Have a question or comment? Connect with me at Julie.shipman@jwsgroupllc.com

Meetings are dumb. People hate them. Why? Let me count the ways:

  • There is no agenda and no clear objective for the meeting.
  • The person who called the meeting is not prepared, has technology problems or can’t keep the assembled group on task.
  • The purpose of the meeting is actually for political jockeying or grandstanding.
  • Everyone in the room is not necessary for the purpose of the meeting.
  • Attendees are late, ill-prepared, distracted by smart phones or uncertain why they are there.
  • Team members are being disciplined or publicly shamed in some twisted brand of “peer pressure to improve performance” format from the 90s. Coffee is NOT just for closers.
  • An email communication would have been just as effective.
  • A 1:1 meeting that rehashes the same information each week.
  • And my personal favorite: monthly team meetings run by insecure or micro-managers who use meetings to show their importance by parceling out information to their underlings. Just silly.

If you call a meeting and no one is prepared, people arrive late, they provide little (useful) information or you cannot accomplish your objective, you have just hosted a dumb meeting.

Harvard Business Review referenced a study conducted by Steven Rogelberg at the University of North Carolina. To read the full article from HBR visit: https://hbr.org/2017/07/stop-the-meeting-madness.

Steven and his team conducted a survey of 182 senior managers in 2017. The findings, while not surprising, are concerning:

  • 65% of those surveyed believed that meetings kept them from getting their real (emphasis mine) work done
  • 71% said meeting are unproductive and inefficient…… 71%!!
  • 64% said meetings come at the expense of deep thinking
  • 62% said meetings miss the opportunity to bring the team together

That last bullet is the most disappointing of all. Can we conclude that meetings actually drive teams apart?

Big emotive ideas aside, let’s put it in dollars and cents. According to Atlassian.com https://www.atlassian.com/time-wasting-at-work-infographic the average employee spends 31 hours per month in meetings, which costs a jaw dropping $37 billion annually in salary costs.

Stop. Really. Stop. Think about $37,000,000,000 one more time. This is just to attend the meeting; it does not speak to outcomes. What could those employees accomplish if they were doing something they (and their Managers) thought was more productive?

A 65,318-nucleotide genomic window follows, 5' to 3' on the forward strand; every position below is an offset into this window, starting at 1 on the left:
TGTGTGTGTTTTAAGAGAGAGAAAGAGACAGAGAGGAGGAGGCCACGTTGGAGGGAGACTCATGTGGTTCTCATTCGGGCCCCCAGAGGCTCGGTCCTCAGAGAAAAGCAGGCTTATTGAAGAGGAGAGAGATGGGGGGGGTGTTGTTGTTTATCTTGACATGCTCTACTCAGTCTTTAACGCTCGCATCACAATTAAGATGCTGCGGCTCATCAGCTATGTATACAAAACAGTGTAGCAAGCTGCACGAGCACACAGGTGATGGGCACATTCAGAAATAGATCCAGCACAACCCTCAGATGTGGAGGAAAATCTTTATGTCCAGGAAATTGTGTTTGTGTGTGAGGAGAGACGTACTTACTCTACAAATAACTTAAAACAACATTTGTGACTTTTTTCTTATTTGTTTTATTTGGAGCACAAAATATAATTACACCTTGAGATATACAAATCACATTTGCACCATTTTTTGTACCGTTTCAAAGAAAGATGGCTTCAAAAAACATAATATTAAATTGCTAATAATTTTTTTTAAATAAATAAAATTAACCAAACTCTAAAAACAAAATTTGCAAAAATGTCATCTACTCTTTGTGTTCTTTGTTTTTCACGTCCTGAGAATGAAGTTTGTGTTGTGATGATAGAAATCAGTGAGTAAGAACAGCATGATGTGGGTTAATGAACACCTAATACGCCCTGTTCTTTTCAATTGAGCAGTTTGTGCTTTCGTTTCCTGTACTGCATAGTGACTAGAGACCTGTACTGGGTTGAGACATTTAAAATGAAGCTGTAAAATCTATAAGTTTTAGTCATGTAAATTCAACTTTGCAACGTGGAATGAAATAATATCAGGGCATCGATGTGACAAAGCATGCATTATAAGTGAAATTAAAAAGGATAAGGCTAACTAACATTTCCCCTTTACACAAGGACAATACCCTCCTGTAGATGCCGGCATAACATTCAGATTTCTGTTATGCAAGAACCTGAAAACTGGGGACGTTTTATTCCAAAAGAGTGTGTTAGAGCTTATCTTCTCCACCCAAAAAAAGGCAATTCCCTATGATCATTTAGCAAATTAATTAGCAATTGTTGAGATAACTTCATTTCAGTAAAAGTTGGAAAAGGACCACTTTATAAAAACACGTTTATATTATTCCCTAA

And so, because everyone who reads my blog is smart and introspective, ask yourself, how do you leverage that $37b?

Schedule meetings that aren’t dumb.

Well, ok that seems obvious but here’s how you do it:

Schedule meetings for 21 minutes. No, really, 21 minutes. Book them through Outlook or whatever scheduling platform you use and make sure they include an agenda. Every. Single. Time. If someone calls to ask what the meeting is about or why they are invited you are about to host a dumb meeting.

Let’s get back to 21 minutes. Why 21 minutes? Because people (including you) will adjust their content to the time they’ve been given (according to Atlassian.com). And 21 minutes lets them know they are attending to accomplish x quickly because you value their time and your own.

Think about the role that each attendee will play and why you are inviting them. No really, actually do that. Can you imagine how productive your time would be if someone did that same thing for you?

Never and I do mean never, schedule a meeting if you are struggling to put items on the agenda.

If you don’t have something new to discuss or a decision to make, do not meet.

Start the meeting on time and end the meeting on time. If further discussion is needed have the discussing parties take it offline. If it involves the whole group schedule another meeting… for 21 minutes.

When you schedule your 1:1s with employees consider what you and they need. Is it a junior person who needs more time and coaching? Is it an experienced person who needs less time because they just need to keep you informed or need your input or approval on a decision? Is it someone in between? If so, what do they need from you? Don’t just meet to rehash the same old stuff or chat about your personal life (see the February blog for more on that topic.) Make your 1:1 time valuable.

When you schedule your annual (don’t hold them quarterly or semi-annually) off-site planning meeting, make sure that the goals and format are clear, your speakers are presenting on interesting and relevant topics, and you include some time for fun. If the fun is truly fun, your team will bond without you having to do anything. That’s a smart meeting.

Sit back and watch for prompt responses to your meeting invitations and on-time arrivals. No one will be 10 minutes late to a 21 minute meeting. They aren’t going to want to miss 50% of what is discussed.

And for all that is good and right in the world, check monthly that reoccurring meetings are still necessary. If not, cancel them. You can always book a new series when the need arises.

Finally, remember these are meetings. They are not the conversations you have with colleagues and employees throughout the day. They are not the emails you send or the lunches you schedule. Those interactions, don’t lose those, just make them count.



Bottom line: If you are taking people’s time make it worthwhile – and that means your time, too.